[talks] Anne Edmundson will present her PreFPO on December 7th, 2017 at 3pm in CS 402.
ngotsis at CS.Princeton.EDU
Wed Nov 29 14:01:53 EST 2017
Anne Edmundson will present her PreFPO on December 7th, 2017 at 3pm in CS 402.
The members of her committee are as follows:
Advisor: Nick Feamster
Readers: Ed Felten, Jen Rexford
Non-readers: Prateek Mittal, Arvind Narayanan
Everyone is invited to attend her talk. The talk title and abstract follow below.
Overhauling the Internet Infrastructure for Private Content Delivery and Communications
Citizens' privacy is coming under greater threat as an increasing number of entities can access user data. A powerful adversary, such as a nation-state, can gain access to user data using a broad range of techniques, from privately tapping wires and collecting traffic to serving warrants or subpoenas for user data. Protecting user privacy in the face of these types of activities is challenging. Existing protocol encryption such as TLS is not sufficient, since a wide range of data, from DNS lookups to server access logs, may be visible to eavesdroppers or subject to data requests. In this dissertation, I develop new techniques that demonstrate that three aspects of the existing Internet infrastructure, specifically routing, hosting, and naming, can be used to counter surveillance.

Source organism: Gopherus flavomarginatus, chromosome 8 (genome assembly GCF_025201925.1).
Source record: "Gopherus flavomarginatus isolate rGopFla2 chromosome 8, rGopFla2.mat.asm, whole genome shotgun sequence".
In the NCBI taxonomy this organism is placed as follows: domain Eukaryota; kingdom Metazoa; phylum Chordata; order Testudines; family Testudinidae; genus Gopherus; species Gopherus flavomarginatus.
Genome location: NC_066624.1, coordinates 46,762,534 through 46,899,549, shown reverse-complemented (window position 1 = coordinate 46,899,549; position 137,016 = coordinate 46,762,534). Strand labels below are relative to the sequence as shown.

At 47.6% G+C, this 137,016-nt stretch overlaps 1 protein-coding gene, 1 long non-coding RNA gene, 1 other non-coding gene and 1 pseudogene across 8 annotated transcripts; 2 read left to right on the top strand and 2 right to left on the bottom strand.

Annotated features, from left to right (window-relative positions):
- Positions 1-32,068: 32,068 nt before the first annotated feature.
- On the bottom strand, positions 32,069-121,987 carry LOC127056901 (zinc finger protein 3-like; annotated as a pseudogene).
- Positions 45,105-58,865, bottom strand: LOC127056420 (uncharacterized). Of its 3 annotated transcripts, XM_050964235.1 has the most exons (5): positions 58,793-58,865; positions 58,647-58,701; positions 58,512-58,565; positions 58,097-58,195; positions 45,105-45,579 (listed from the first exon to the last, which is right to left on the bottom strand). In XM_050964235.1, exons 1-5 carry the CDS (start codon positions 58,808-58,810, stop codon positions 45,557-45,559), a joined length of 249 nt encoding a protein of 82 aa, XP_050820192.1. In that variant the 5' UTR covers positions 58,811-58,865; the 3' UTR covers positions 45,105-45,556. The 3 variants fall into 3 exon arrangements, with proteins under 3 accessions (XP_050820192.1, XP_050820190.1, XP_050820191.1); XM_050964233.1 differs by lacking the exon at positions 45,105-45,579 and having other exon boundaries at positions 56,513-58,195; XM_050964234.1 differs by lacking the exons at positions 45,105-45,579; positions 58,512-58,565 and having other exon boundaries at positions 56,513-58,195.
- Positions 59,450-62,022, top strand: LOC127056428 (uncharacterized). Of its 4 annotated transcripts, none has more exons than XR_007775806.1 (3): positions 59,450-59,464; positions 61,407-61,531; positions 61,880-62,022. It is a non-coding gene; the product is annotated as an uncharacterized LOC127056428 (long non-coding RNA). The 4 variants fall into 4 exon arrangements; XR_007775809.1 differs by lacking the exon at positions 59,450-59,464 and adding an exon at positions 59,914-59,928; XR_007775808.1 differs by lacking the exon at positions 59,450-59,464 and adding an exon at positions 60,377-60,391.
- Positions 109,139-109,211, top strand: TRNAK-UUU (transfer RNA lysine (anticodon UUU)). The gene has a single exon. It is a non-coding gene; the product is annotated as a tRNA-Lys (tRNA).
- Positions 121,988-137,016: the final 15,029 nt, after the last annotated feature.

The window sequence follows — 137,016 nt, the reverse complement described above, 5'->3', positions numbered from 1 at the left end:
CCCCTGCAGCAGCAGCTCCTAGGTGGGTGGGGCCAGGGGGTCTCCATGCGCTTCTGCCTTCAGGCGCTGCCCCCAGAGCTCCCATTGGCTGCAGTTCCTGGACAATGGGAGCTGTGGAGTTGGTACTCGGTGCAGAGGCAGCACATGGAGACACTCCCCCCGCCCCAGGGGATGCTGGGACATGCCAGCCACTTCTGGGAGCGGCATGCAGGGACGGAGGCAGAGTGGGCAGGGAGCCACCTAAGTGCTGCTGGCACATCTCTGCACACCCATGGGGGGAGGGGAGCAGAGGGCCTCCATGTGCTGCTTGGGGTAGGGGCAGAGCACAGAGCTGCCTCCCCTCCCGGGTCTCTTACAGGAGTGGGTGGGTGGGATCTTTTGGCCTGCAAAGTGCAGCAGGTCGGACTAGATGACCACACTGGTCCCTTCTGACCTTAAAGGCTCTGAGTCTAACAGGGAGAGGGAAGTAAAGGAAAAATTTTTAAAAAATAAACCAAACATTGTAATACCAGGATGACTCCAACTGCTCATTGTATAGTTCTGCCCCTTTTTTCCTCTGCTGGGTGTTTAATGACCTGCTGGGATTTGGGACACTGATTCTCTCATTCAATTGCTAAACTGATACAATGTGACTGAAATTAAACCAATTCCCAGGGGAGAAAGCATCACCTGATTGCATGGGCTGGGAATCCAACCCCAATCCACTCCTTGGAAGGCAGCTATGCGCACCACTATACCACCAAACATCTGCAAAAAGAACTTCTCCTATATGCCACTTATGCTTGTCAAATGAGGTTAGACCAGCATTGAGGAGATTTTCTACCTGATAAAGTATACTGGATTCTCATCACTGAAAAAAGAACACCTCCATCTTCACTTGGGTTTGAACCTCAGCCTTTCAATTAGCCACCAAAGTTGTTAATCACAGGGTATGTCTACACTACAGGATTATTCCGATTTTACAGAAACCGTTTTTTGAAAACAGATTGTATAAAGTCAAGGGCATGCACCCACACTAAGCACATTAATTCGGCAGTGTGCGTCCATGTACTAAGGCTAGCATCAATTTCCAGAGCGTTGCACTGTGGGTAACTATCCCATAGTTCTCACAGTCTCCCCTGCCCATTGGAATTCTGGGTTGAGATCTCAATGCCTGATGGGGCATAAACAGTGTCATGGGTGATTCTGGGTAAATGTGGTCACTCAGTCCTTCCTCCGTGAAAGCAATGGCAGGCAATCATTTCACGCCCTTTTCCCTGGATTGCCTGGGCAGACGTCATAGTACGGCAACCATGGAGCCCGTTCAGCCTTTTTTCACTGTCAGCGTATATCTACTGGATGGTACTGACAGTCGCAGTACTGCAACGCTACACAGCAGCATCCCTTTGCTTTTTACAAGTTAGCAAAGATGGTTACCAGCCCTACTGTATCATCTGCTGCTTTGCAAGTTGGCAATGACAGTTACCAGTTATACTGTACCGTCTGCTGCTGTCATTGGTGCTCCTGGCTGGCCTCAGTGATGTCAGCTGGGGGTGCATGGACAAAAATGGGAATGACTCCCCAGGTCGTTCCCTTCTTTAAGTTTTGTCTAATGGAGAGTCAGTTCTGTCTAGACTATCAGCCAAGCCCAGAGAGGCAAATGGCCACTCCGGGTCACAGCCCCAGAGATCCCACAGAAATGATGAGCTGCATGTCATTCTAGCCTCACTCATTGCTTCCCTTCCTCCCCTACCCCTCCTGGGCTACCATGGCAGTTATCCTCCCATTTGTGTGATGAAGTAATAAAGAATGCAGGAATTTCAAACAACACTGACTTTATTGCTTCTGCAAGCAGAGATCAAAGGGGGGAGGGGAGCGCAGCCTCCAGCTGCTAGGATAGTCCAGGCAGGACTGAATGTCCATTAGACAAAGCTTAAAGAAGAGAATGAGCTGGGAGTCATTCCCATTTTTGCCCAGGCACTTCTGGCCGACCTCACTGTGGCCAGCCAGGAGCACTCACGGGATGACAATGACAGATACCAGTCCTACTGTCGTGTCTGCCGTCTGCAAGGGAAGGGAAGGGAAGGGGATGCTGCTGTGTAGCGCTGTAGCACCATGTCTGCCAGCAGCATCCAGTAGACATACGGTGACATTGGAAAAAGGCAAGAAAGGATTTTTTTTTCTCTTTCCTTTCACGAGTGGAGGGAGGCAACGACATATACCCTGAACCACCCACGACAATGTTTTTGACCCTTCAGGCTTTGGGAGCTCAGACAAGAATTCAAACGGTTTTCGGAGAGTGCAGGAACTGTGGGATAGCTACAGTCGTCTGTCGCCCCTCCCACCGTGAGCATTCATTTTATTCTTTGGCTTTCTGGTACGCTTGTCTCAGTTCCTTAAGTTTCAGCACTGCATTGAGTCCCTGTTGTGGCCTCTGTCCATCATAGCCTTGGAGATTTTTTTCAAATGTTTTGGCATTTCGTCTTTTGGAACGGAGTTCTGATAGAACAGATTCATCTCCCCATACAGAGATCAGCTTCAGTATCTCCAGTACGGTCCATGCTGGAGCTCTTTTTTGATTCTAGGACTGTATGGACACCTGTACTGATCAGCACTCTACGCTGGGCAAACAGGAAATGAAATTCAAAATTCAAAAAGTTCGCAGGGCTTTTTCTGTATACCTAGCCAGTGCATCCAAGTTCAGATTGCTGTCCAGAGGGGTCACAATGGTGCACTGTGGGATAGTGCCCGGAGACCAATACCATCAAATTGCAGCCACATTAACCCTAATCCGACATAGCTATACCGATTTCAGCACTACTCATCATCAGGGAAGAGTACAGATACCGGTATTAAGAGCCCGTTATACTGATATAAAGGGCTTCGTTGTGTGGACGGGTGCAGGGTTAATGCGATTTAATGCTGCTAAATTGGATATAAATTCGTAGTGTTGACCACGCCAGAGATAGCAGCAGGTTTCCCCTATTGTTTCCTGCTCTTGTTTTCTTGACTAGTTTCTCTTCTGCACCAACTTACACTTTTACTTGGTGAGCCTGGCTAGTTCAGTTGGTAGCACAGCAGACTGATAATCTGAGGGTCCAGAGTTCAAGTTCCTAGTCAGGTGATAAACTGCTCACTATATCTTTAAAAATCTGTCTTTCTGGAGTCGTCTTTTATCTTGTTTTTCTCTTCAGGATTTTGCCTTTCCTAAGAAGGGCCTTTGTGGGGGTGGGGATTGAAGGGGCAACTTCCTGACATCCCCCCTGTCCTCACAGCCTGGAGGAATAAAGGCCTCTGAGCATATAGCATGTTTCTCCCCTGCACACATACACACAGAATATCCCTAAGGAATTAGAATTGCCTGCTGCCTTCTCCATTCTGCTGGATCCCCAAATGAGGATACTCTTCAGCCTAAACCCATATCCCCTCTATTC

First, I study the current state of routing by measuring which countries are on the paths between users and popular websites. I then evaluate different methods for routing Internet traffic around unfavorable countries based on these findings, I design and implement RAN, a lightweight system that routes a client's web traffic around specified countries with no modifications to client software (and in many cases with little performance overhead).
Second, I describe modifications to content hosting that prevent a powerful adversary such as a nation-state from gaining access to a user’s requests for certain Web content. In today’s Internet, Content Distribution Networks (CDNs) have rich information both about the content they are serving and the users who are requesting that content. Access to this type of information makes CDNs a target for requests for data about users’ browsing activities. To counter this threat, I developed Oblivious CDN (OCDN), which hides from the CDN both the content it is serving and the users who are requesting that content. OCDN is compatible with the existing Web ecosystem of publishers and clients.
In the last part of this talk, I will touch on how naming currently compromises client privacy, and present design suggestions for naming techniques that protect clients from surveillance activities.
More information about the talks